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Subversive Nathan Parker Founded Unitarian Church in NH


Banned and reborn

Just as Rev. Haven had been influenced by the Great Awakening of religious ideas in the 18th century, Parker too was drawn to the shifting views of his era. Parker grew frustrated with those who attended church services simply to hear a good sermon. He spoke openly against ministers whom he said "deprive the gospel of its nerve, and make preaching a holiday entertainment."

The second schism in the city’s Congregational church began when Rev. Buckminster died in 1812. Parker was invited to lead the memorial service for Buckminster and he presided over the installation of Rev. Israel Putnam at the wooden North Church building in 1815. Putnam stricter more orthodox approach, however, turned off many parishioners and between 60- and 80 families migrated to Nathan Parker’s church. They moved from North to South in search of a warmer climate, according to Portsmouth lore. Both ministers were under pressure to build newer more modern churches.

Then in 1819 Rev. Parker crossed the line. He attended the ordination of a liberal minister in Baltimore where he heard a revolutionary address by William Ellery Channing entitled "Unitarian Christianity." Channing’s speech defined the boundaries of the up-and-coming new sect of the Congregational Church. Unitarians, he said, questioned the Calvinist view of original sin and the Fall of Man. They abandoned the concept of the Trinity (Father, Son & Holy Ghost) in favor of a single God, and they questioned the duality of Jesus as both man and God.

Parker returned to Portsmouth and converted South Parish to the Unitarian faith. His congregation then built the Greek-revival church --made from Rockport granite -- that stands on State Street (formerly Broad Street).This placed South Church downtown just a block behind North Church – a geographical puzzle that has confused many Portsmouth residents. Rev. Putnam, with his membership waning, lashed out at Parker’s "subversive" teachings. The South Church minister was virtually excommunicated from the Congregational Church, spurned by his peers statewide, and forced to "voluntarily withdraw" from the Piscataqua Association of Ministers.



Sick, dying & unbowed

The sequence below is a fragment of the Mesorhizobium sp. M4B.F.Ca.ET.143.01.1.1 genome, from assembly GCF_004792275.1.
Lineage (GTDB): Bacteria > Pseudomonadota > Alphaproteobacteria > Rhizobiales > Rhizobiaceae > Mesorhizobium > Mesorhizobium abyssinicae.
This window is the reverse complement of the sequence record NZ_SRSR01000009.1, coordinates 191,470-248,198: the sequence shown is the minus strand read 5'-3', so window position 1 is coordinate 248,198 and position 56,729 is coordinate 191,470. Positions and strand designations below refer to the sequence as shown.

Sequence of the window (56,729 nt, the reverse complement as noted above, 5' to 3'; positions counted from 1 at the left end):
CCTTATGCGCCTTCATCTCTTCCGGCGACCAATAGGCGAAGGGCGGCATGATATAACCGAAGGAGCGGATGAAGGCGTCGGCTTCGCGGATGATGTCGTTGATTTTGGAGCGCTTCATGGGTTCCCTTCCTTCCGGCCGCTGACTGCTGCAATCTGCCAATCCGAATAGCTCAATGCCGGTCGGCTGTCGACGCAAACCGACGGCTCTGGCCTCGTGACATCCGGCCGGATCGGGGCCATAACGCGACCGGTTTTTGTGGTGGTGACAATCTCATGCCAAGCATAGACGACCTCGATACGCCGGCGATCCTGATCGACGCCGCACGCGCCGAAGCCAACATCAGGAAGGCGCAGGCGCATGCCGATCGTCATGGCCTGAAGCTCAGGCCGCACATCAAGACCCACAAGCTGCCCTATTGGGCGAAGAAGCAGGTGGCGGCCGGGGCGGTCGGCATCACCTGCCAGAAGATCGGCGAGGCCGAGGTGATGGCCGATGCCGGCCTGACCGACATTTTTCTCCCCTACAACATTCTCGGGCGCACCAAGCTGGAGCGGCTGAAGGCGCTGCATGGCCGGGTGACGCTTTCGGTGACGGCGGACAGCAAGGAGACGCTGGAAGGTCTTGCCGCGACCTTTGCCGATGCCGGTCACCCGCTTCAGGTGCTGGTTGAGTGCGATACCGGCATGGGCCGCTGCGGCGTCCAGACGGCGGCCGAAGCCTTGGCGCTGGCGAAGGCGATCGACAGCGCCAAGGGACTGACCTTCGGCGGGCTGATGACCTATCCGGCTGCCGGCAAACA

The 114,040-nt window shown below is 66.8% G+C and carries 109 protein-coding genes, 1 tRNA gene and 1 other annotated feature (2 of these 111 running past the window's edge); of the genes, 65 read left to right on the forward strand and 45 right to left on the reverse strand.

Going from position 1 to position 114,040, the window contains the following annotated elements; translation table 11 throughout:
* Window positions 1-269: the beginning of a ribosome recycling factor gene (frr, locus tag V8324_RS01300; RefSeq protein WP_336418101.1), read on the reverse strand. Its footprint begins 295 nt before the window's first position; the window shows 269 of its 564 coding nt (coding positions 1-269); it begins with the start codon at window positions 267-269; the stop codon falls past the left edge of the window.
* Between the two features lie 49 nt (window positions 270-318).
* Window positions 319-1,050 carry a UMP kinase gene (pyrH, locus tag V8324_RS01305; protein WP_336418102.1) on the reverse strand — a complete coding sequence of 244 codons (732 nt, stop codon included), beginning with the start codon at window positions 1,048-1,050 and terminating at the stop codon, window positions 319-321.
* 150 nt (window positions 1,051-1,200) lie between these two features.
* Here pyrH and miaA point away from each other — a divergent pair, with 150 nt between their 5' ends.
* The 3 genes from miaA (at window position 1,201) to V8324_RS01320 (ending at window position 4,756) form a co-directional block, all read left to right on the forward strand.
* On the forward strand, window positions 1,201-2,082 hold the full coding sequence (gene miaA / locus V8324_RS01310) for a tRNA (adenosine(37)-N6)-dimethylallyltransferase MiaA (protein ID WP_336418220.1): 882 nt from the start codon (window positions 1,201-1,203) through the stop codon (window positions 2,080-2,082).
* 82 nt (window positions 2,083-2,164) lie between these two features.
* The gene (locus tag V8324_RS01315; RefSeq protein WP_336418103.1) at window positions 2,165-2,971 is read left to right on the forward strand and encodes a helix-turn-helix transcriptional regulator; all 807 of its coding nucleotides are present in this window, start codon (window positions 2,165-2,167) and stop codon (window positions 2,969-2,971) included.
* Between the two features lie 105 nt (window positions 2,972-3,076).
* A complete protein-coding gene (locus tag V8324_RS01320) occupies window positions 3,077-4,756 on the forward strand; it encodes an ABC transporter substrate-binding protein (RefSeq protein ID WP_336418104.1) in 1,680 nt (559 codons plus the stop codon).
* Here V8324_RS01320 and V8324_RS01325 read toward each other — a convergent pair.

Even as Parker was ostracized and maligned by his orthodox colleagues, he was also extremely sick. As a child he had suffered from "inflammatory rheumatism". By 1821 he had developed severe nasal polyps that made it difficult to breathe or talk. These fleshy growths had to be surgically removed. The "bloody torture" required repeated and exhausting trips to Boston, so Parker purchased the surgical instruments and learned to operate on himself in the privacy of his own home. Through the worst, according to reports, Parker remained calm and resolute. He refused to strike back against his detractors. Parker continued to minister to churchgoers when his health allowed, and worked among the sick and needy of Portsmouth. During his 25 years at South Church, membership grew from 70 to 226 families.

In 1831 Parker made a painful journey to New York where he took "the water cure" at Saratoga Springs, but to no avail. During the summer of 1832 he "took the air" at the Isles of Shoals. His illness spread to his lungs and, although able to gasp only a few words between spasms of coughing, he tried to be "useful" and to keep working. Perpetually cheerful in public, Parker admitted to friends that he was a "broken and decaying man." His "shy and scholarly" 22-year old assistant, Andrew Peabody (Harvard’s youngest graduate at age 15), took over when Nathan Parker died the following year. He was just 51. Parker "did not leave the world as he found it," his biographer wrote.

Unable to reconcile himself with Parker’s liberal views and unable to raise funds for a new North Church in Market Square, Rev. Israel Putnam resigned. The current brick church with its iconic wooden steeple was finally completed in 1855. When the Universalist Church on Pleasant Street burned in 1947, its members joined with the South Parish to form the modern Unitarian Universalist (UU) congregation in Parker’s historic church.  

Unitarian minister Alfred Gooding notes in his brief history of South Parish (published 1901) that South Church refined and shortened its doctrine three times in little more than a century. Eventually, he wrote, the church "outgrew" its need for a defining creed in its search for spiritual truth. In the tradition begun by Haven and Parker, South Church simply offers the welcoming phrase "Love God, love man" to all who wish to join.


Copyright © 2010 by J. Dennis Robinson, all rights reserved. Robinson is the owner and editor of the history Web site For more information on the sale of the Nathan Parker House visit the Olde Port Properties Web site at or call 603-766-0424.

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